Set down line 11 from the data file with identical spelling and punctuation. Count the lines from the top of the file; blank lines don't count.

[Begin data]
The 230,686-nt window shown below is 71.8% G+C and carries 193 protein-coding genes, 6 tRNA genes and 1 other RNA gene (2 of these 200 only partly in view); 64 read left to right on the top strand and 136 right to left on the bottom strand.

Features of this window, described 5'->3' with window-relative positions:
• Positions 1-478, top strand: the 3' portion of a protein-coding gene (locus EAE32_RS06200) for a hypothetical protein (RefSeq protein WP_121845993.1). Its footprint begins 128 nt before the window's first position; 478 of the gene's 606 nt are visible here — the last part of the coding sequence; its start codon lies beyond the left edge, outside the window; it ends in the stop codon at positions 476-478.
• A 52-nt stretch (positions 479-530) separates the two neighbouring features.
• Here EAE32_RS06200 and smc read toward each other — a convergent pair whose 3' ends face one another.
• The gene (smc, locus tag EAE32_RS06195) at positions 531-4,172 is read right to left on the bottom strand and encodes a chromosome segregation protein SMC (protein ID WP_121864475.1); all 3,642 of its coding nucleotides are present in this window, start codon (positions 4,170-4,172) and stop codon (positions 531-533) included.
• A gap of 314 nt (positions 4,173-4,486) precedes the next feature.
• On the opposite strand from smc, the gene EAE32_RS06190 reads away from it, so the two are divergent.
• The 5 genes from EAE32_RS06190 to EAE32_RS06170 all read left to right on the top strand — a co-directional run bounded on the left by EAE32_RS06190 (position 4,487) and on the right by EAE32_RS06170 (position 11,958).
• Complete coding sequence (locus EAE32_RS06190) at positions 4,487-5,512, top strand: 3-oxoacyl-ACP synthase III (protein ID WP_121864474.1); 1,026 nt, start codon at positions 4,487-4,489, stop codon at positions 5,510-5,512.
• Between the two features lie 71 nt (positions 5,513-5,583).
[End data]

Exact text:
• Between the two features lie 71 nt (positions 5,513-5,583).